Category Archives: Press Releases

New Model For Hedge Fund Prime Brokerage?

Nirvana Solutions’ White Paper Predicts the Emergence of a New Model of Prime Brokerage – The Multi-Prime Service Platform

San Francisco – June 15, 2009 – The financial crisis of 2008 has upset the relatively stable equilibrium previously maintained between hedge fund managers and their traditional service providers, according to a white paper released today by Nirvana Solutions, provider of Nirvana (TM), a real-time portfolio management system for multi-prime hedge funds, prime brokers, and fund administrators.

The white paper, entitled “The New Model of Prime Brokerage – The Multi-Prime Service Platform,” documents the dynamic changes to the hedge fund industry and its service providers in the aftermath of the 2008 market crash. Peter Curley, managing partner at Nirvana Solutions, examines how the roles of traditional service providers have changed, leading to the emergence of a new service model providing the full range of hedge fund services through a single, real-time multi-prime infrastructure built on a common, outsourced technology platform.

“The profound impact the crisis has had on hedge funds has already been well- documented,” Curley said. “Another significant outcome of the crisis, we feel, will be the aggregation and convergence of services provided to hedge funds through a single service provider. This new service provider cannot be adequately described as a mini-prime or a fund administrator but rather a hybrid of both, a model we are calling The Multi-Prime Service Platform.”

New requirements, such as multi-prime technology that can provide real-time views of critical data such as exposures and risk, and impending hedge fund regulation, are now converging to significantly increase the barriers to entry for new hedge fund managers. The operational efficiencies achieved through The Multi-Prime Service Platform promises to provide the critical sub-$500 million segment of the hedge fund industry–where the tension between the new requirements and the hedge funds’ ability to pay is at its most intense–a cost effective, fully integrated solution providing real-time transparency in a multi-prime environment.

To download the white paper please visit:

New Model For Prime Brokerage Whitepaper


About Nirvana Solutions (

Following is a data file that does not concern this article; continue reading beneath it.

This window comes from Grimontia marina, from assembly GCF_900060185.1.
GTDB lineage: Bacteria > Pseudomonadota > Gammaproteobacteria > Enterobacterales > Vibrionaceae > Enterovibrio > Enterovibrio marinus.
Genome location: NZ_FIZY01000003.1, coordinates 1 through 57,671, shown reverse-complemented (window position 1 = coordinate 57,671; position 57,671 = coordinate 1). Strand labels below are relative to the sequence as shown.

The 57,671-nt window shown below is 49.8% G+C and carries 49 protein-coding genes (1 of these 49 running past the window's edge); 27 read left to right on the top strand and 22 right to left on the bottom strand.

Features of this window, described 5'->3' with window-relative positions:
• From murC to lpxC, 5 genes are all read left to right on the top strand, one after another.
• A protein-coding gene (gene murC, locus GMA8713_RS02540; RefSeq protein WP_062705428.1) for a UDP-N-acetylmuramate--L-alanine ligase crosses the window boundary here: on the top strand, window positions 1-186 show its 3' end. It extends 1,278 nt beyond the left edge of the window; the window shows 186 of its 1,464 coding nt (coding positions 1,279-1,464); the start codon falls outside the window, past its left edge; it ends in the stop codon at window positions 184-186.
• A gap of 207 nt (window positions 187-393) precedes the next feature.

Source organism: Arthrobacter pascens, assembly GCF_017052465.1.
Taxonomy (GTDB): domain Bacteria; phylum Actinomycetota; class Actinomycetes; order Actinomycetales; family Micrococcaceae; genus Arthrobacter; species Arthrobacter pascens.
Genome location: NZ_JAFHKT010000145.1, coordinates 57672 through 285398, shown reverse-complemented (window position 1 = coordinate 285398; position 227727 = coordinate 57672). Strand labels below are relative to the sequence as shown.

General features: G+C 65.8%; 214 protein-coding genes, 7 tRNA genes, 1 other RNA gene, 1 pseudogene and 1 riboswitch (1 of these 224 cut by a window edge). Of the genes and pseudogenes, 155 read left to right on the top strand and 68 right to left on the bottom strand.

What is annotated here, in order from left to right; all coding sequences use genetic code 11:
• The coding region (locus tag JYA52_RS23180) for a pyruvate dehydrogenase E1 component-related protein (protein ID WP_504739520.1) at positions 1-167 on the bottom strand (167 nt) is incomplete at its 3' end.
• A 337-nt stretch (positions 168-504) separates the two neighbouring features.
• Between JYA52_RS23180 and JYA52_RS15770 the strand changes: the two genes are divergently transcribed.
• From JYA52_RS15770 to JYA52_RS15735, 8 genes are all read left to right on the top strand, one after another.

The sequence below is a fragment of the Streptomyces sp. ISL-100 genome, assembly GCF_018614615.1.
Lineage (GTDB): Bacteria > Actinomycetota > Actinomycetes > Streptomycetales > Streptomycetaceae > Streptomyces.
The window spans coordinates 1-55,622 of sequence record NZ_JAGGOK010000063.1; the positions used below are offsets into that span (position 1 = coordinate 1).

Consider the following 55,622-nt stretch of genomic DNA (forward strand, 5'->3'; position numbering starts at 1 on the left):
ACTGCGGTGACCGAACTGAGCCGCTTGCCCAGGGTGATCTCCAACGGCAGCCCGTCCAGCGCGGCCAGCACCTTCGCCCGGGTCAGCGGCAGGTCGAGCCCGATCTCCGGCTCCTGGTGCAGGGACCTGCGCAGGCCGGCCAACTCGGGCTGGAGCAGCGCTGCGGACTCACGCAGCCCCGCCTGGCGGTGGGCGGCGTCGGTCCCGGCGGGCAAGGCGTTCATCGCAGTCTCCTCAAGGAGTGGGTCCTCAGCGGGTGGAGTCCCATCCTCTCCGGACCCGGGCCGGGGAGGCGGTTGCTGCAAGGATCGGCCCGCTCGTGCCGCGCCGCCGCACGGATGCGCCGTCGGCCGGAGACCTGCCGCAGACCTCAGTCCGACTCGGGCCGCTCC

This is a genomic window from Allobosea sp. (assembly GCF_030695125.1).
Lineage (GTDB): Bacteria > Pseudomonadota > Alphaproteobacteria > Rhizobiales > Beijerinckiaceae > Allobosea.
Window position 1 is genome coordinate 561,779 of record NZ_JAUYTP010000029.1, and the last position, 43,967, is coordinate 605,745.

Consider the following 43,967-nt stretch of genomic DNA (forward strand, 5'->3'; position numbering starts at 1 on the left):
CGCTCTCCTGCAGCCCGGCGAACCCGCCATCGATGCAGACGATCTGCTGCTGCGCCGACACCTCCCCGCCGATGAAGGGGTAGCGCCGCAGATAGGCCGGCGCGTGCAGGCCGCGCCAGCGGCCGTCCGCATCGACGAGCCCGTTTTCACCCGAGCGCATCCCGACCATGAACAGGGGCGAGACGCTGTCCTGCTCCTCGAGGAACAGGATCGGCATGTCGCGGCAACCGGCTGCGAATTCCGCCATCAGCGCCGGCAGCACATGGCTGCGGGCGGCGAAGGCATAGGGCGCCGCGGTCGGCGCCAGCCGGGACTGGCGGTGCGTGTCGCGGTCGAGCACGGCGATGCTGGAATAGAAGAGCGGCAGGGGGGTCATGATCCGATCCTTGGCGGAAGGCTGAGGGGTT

Founded in 2006, Nirvana Solutions is a San Francisco based software company that provides real-time portfolio management systems to multi-prime hedge funds, prime brokers, and fund administrators. Nirvana™ is the hedge fund industry’s first portfolio management system built around the Financial Information Exchange (FIX) protocol. The ability to dynamically accept FIX messages, combined with the aggregation of multi-prime data, ensures true real-time views of critical measures such as P&L and Risk. Nirvana’s ability to offer real-time transparency is complemented by a full suite of on-demand and historical reporting. The Nirvana solution is made available in an easy-to-deploy Software as a Service (SaaS) model and can be implemented in a modular or complete fashion.

For Further Information, please contact:

Peter Curley
for Nirvana Solutions
(415) 513-8950


Please contact us if you have any questions or would like to start a hedge fund.  Other related hedge fund law articles include:

CFTC Proposes Reforms to Over-The-Counter Derivates Trading Regulation

Statement of Gary Gensler Chairman, Commodity Futures Trading Commission

On June 4th, 2009, Gary Gensler, Chairman of the Commodity Futures Trading Commission, held a hearing before the Senate Committee on Agriculture, Nutrition and Forestry to address the importance of enacting broad reforms to regulate over-the-counter (OTC) derivates.  Gensler emphasized that such reforms must comprehensively regulate both derivative dealers and the markets in which derivatives trade in order to build and restore confidence in our financial regulatory system.  Below is a summary of the reforms proposed in CFTC hearing:

I.  Comprehensive Regulatory Framework

A comprehensive regulatory framework governing OTC derivative dealers and OTC derivative markets should apply to all dealers and all derivatives, no matter what type of derivative is traded or marketed. It should include interest rate swaps, currency swaps, commodity swaps, credit default swaps, and equity swaps. Further, it should apply to the dealers and derivatives no matter what type of swaps or other derivatives may be invented in the future. This framework should apply regardless of whether the derivatives are standardized or customized.

A new regulatory framework for OTC derivatives markets should be designed to achieve four key objectives:

1.  Lower systemic risks

  • Setting capital requirements for derivative dealers;
  • Creating initial margin requirements for derivative dealers (whether dealing in standardized or customized swaps);
  • Requiring centralized clearing of standardized swaps; and
  • Requiring business conduct standards for dealers.

2.  Promote the transparency and efficiency of markets

  • Requiring that all OTC transactions, both standardized and customized, be reported to a regulated trade repository or central clearinghouses;
  • Requiring clearinghouses and trade repositories to make aggregate data on open positions and trading volumes available to the public;
  • Requiring clearinghouses and trade repositories to make data on any individual counterparty’s trades and positions available on a confidential basis to the CFTC and other regulators;
  • Requiring centralized clearing of standardized swaps;
  • Moving standardized products onto regulated exchanges and regulated, transparent trade execution systems;